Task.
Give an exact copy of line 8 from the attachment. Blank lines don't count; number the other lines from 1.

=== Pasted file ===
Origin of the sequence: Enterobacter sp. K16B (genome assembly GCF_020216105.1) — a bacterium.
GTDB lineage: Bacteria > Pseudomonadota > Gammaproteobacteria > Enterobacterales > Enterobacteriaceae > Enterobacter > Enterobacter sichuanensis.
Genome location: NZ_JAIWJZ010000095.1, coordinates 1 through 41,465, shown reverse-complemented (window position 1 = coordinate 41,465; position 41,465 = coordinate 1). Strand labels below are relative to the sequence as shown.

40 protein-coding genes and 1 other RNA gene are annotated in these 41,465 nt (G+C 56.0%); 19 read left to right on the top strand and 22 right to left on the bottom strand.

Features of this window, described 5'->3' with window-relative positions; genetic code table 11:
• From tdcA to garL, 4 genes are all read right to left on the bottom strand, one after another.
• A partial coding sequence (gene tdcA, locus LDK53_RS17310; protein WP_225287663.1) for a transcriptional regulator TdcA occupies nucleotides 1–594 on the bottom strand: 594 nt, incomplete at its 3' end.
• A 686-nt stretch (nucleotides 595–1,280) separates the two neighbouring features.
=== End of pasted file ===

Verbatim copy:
• A 686-nt stretch (nucleotides 595–1,280) separates the two neighbouring features.